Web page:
The Direction of Our Attention

In June, I attended a Social Media Breakfast to hear from Maura Thomas, founder of RegainYourTime.com. She brought up a lot of interesting points about controlling our attention in this digital age, and inspired me to exploring some questions of my own about human attention.

For me, it's easy to clean the kitchen while listening to music. I'm quite comfortable talking on the phone while walking. And I enjoy running on the treadmill while watching television. However, are these abilities of benefit to me? Or, am I hindering my performance by thinking I can handle multiple tasks at once? Am I really getting more done by doing two activities at once?

Have you ever noticed that when you are stuck in really bad traffic, you reach to turn down the volume of the radio? Have you ever caught yourself talking on the phone while walking, when suddenly it starts to rain and you instantly blurt out "uh, let me call you right back?" In these situations, it seems a basic human instinct to limit distractions and focus on the important task at hand. Just one task at a time. Why then, do we not observe this type of behavior in all situations requiring focus and concentration?

Are you the type of person to have your laptop open, your cell phone in hand, and your television on in the background? Or perhaps you are the type person to just have their laptop open, but with a million different windows running all at the same time. Regardless of your habits, many of us participate in the oh so challenging act of multi-tasking. I wonder, are we really getting more done? Or is this just an illusion? Are we missing key information when we multi-task? Watch the following video for a unique perspective.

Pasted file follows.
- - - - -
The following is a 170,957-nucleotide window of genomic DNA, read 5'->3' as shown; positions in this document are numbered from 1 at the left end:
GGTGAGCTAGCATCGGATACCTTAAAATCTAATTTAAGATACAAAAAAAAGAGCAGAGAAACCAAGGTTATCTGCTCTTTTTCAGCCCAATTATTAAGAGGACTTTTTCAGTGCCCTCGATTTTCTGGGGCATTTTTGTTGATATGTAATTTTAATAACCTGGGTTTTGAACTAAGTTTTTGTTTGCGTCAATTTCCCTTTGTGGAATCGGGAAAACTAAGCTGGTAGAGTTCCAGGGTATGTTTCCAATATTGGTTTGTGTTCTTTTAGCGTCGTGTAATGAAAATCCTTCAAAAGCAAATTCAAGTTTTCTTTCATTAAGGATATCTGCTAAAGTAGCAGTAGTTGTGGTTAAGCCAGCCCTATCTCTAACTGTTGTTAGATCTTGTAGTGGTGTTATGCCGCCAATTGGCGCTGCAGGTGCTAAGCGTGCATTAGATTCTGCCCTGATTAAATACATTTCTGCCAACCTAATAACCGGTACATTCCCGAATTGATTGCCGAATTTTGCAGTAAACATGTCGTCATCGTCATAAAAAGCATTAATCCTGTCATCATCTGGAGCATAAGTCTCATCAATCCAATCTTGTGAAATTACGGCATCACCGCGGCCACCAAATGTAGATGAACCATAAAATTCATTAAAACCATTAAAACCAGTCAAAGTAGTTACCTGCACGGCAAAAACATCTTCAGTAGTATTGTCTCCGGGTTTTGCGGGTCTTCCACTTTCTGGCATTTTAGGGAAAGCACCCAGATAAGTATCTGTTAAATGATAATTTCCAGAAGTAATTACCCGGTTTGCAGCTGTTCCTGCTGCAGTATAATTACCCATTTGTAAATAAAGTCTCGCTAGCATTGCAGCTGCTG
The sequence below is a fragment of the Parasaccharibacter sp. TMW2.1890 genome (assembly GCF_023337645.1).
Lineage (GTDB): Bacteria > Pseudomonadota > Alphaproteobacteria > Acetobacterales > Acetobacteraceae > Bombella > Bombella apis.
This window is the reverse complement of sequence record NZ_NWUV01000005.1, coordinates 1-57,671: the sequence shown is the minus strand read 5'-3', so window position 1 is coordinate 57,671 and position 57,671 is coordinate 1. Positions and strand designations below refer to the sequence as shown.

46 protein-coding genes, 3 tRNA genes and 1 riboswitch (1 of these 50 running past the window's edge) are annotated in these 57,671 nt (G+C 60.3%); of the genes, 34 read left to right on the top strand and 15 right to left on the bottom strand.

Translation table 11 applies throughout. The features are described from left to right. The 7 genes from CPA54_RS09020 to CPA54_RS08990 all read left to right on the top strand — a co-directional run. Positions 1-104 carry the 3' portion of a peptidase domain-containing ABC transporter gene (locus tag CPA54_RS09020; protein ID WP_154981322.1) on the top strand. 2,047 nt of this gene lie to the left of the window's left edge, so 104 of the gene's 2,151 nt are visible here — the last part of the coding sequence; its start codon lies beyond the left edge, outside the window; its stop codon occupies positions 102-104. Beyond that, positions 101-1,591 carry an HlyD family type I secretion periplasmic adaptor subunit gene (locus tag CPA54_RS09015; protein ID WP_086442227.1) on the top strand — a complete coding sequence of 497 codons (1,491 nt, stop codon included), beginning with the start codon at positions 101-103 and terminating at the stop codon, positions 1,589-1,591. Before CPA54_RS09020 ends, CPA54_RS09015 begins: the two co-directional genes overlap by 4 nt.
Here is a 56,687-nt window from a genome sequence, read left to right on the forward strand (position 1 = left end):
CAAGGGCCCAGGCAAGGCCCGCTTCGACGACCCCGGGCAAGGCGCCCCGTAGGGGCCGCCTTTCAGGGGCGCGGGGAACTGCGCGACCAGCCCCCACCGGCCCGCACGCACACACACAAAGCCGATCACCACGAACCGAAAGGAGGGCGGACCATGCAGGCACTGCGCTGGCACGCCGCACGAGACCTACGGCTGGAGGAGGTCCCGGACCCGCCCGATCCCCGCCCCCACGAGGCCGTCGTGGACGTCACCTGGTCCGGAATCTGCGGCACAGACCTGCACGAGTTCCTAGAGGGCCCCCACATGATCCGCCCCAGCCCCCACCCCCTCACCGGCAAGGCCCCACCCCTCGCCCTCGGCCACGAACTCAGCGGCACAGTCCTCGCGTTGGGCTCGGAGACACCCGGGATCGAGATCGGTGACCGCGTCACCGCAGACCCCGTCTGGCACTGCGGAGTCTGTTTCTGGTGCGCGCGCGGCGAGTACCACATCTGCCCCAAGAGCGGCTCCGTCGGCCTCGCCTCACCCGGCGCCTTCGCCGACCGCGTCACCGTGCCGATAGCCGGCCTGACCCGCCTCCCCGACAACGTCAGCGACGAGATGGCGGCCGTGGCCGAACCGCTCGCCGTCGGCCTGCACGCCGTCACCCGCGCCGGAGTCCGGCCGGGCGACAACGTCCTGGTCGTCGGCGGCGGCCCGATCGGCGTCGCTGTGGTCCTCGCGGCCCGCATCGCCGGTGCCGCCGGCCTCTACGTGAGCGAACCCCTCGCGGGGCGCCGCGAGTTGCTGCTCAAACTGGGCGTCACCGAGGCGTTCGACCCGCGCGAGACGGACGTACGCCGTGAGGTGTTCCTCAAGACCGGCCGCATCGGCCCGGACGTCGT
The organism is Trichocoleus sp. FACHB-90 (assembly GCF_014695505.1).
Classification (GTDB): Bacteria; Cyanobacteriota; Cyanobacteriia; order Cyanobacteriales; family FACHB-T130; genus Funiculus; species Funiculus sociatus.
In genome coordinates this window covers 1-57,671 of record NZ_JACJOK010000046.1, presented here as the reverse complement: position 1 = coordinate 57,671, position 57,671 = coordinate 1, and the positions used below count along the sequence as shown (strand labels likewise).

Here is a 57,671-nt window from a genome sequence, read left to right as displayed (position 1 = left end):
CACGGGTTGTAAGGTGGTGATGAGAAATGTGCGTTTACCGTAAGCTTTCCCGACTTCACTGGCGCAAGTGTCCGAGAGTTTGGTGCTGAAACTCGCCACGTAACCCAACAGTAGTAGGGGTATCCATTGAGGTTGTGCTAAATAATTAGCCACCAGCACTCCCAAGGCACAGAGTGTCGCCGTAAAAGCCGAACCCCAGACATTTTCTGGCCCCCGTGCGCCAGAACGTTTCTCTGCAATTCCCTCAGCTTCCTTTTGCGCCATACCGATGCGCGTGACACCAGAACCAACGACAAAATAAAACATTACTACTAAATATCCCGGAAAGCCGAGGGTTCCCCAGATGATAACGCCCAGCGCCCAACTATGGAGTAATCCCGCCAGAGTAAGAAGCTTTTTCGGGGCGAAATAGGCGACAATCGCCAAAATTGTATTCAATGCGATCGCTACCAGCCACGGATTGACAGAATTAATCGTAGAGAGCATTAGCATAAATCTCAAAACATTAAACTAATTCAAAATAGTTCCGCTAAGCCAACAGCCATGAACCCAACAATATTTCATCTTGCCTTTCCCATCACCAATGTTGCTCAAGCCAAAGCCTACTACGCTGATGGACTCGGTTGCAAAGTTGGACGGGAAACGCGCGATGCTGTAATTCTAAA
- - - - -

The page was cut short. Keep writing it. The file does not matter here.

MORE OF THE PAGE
We live in a society where everything coming at us is designed to take our attention away. For example, have you ever noticed that television advertisements are louder than the actual show? Just in the time that I write this blog post, my phone is likely to ring, or buzz from a text message, I am distracted by the noise of a lawnmower outside, and my computer is alerting me of new emails messages. In an age where focus is hard to come by, taking personal control of our attention is going to be key.

"The art of being wise is knowing what to overlook" - William James

We can control our attention through various tactics - turning our phones off while we drive, limiting the amount of time we spend on social networking sites, only checking our email every 3 hours (instead of having it come automatically to us), and so forth.

It will be interesting to read new research on the effects of multi-tasking on our performance and ability to stay focused. For now, I think the more control we take of our attention, the more productive and focused we will be.


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  3. it seems a basic human instinct to limit distractions and focus on the important task at hand.

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